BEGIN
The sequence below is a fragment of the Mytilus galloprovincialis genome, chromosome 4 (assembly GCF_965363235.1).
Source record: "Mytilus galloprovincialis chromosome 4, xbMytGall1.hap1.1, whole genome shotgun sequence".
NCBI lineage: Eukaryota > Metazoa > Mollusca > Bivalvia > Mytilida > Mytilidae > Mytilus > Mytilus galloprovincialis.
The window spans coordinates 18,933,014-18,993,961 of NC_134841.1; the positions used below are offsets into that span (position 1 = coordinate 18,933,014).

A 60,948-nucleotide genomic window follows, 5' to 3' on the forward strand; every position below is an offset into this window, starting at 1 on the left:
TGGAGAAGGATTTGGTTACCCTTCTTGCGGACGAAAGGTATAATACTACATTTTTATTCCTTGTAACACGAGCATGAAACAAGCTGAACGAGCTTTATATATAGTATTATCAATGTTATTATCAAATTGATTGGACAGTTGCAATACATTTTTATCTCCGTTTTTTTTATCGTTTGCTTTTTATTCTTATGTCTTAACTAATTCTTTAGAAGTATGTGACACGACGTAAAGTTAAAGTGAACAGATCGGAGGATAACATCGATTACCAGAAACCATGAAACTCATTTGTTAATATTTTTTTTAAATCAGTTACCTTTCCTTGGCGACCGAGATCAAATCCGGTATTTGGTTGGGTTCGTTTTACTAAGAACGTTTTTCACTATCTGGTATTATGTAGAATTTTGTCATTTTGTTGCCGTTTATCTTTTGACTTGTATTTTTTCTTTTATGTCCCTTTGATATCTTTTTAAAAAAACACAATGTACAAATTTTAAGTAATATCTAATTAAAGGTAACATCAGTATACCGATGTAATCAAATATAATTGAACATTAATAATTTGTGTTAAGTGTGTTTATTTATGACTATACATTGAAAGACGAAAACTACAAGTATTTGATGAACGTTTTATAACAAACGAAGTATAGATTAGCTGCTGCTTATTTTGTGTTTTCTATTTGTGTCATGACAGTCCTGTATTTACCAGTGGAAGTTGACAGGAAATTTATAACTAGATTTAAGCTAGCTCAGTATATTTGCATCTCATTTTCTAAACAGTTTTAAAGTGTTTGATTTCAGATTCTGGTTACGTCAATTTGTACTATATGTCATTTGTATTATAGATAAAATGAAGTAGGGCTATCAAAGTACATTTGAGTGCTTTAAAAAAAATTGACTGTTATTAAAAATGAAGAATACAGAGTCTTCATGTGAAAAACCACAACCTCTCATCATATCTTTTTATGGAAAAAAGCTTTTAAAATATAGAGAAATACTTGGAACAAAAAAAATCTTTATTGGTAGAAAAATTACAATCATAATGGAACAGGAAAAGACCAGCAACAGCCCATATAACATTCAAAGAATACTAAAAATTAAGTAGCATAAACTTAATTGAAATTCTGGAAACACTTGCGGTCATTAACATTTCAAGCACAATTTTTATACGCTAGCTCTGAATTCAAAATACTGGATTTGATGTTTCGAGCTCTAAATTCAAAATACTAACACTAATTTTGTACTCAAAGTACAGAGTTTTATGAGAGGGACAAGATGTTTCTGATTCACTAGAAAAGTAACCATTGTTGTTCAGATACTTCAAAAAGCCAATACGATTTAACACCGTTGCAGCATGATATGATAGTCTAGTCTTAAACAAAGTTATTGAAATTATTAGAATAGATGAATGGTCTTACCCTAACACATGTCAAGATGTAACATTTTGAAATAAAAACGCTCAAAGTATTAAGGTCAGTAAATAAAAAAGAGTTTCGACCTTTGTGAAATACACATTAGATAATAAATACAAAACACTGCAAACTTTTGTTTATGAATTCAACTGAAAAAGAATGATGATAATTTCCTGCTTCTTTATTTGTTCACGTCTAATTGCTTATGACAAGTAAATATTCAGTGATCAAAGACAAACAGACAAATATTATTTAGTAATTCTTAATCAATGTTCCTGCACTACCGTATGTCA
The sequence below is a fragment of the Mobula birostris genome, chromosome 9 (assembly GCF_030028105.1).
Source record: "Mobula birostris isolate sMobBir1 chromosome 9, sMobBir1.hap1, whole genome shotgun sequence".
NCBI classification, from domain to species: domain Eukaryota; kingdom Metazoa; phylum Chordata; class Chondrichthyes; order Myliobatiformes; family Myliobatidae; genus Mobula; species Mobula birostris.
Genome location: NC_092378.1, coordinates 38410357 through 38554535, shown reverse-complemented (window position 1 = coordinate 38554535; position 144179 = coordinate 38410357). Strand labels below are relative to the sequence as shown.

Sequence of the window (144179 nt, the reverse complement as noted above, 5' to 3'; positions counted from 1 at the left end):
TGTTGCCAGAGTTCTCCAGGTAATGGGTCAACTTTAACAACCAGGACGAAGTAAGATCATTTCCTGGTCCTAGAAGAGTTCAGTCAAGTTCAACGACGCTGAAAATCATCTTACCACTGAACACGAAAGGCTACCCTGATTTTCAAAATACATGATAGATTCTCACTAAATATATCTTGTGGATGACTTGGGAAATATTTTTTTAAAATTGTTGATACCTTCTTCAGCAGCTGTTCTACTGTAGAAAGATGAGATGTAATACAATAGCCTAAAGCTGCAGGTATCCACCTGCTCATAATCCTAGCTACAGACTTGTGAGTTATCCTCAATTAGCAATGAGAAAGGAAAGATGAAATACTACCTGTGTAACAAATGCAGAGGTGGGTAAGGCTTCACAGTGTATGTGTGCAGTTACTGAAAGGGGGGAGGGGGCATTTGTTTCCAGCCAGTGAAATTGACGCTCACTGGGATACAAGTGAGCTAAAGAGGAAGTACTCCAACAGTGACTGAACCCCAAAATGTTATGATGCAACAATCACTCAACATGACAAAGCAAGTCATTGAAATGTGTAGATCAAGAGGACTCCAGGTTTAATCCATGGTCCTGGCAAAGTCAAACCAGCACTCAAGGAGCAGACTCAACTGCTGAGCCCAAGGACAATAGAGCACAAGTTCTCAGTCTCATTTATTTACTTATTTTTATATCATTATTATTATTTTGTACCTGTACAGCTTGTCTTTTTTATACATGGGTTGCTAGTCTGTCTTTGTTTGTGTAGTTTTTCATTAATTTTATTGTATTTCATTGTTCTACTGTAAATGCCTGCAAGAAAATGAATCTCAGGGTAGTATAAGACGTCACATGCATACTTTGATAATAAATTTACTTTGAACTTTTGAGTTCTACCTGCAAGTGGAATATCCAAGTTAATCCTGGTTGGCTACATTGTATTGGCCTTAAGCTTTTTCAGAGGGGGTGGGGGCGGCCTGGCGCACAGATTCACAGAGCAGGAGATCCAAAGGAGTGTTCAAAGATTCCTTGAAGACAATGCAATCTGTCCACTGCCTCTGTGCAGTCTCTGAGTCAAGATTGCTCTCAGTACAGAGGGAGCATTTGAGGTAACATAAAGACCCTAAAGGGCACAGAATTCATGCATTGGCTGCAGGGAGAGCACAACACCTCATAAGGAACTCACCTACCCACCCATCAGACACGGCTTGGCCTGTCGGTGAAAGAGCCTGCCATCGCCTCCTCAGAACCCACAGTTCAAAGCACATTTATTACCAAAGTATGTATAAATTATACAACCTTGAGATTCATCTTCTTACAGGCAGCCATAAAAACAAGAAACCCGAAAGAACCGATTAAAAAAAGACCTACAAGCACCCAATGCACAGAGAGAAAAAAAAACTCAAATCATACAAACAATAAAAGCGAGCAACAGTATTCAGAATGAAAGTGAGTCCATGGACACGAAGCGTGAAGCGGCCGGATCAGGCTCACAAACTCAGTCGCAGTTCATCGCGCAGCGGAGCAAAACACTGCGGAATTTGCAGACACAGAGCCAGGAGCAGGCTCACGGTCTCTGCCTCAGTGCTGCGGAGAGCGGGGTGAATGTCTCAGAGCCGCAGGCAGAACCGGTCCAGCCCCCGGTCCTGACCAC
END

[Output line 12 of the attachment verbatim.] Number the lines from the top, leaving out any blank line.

TGTTGCCAGAGTTCTCCAGGTAATGGGTCAACTTTAACAACCAGGACGAAGTAAGATCATTTCCTGGTCCTAGAAGAGTTCAGTCAAGTTCAACGACGCTGAAAATCATCTTACCACTGAACACGAAAGGCTACCCTGATTTTCAAAATACATGATAGATTCTCACTAAATATATCTTGTGGATGACTTGGGAAATATTTTTTTAAAATTGTTGATACCTTCTTCAGCAGCTGTTCTACTGTAGAAAGATGAGATGTAATACAATAGCCTAAAGCTGCAGGTATCCACCTGCTCATAATCCTAGCTACAGACTTGTGAGTTATCCTCAATTAGCAATGAGAAAGGAAAGATGAAATACTACCTGTGTAACAAATGCAGAGGTGGGTAAGGCTTCACAGTGTATGTGTGCAGTTACTGAAAGGGGGGAGGGGGCATTTGTTTCCAGCCAGTGAAATTGACGCTCACTGGGATACAAGTGAGCTAAAGAGGAAGTACTCCAACAGTGACTGAACCCCAAAATGTTATGATGCAACAATCACTCAACATGACAAAGCAAGTCATTGAAATGTGTAGATCAAGAGGACTCCAGGTTTAATCCATGGTCCTGGCAAAGTCAAACCAGCACTCAAGGAGCAGACTCAACTGCTGAGCCCAAGGACAATAGAGCACAAGTTCTCAGTCTCATTTATTTACTTATTTTTATATCATTATTATTATTTTGTACCTGTACAGCTTGTCTTTTTTATACATGGGTTGCTAGTCTGTCTTTGTTTGTGTAGTTTTTCATTAATTTTATTGTATTTCATTGTTCTACTGTAAATGCCTGCAAGAAAATGAATCTCAGGGTAGTATAAGACGTCACATGCATACTTTGATAATAAATTTACTTTGAACTTTTGAGTTCTACCTGCAAGTGGAATATCCAAGTTAATCCTGGTTGGCTACATTGTATTGGCCTTAAGCTTTTTCAGAGGGGGTGGGGGCGGCCTGGCGCACAGATTCACAGAGCAGGAGATCCAAAGGAGTGTTCAAAGATTCCTTGAAGACAATGCAATCTGTCCACTGCCTCTGTGCAGTCTCTGAGTCAAGATTGCTCTCAGTACAGAGGGAGCATTTGAGGTAACATAAAGACCCTAAAGGGCACAGAATTCATGCATTGGCTGCAGGGAGAGCACAACACCTCATAAGGAACTCACCTACCCACCCATCAGACACGGCTTGGCCTGTCGGTGAAAGAGCCTGCCATCGCCTCCTCAGAACCCACAGTTCAAAGCACATTTATTACCAAAGTATGTATAAATTATACAACCTTGAGATTCATCTTCTTACAGGCAGCCATAAAAACAAGAAACCCGAAAGAACCGATTAAAAAAAGACCTACAAGCACCCAATGCACAGAGAGAAAAAAAAACTCAAATCATACAAACAATAAAAGCGAGCAACAGTATTCAGAATGAAAGTGAGTCCATGGACACGAAGCGTGAAGCGGCCGGATCAGGCTCACAAACTCAGTCGCAGTTCATCGCGCAGCGGAGCAAAACACTGCGGAATTTGCAGACACAGAGCCAGGAGCAGGCTCACGGTCTCTGCCTCAGTGCTGCGGAGAGCGGGGTGAATGTCTCAGAGCCGCAGGCAGAACCGGTCCAGCCCCCGGTCCTGACCAC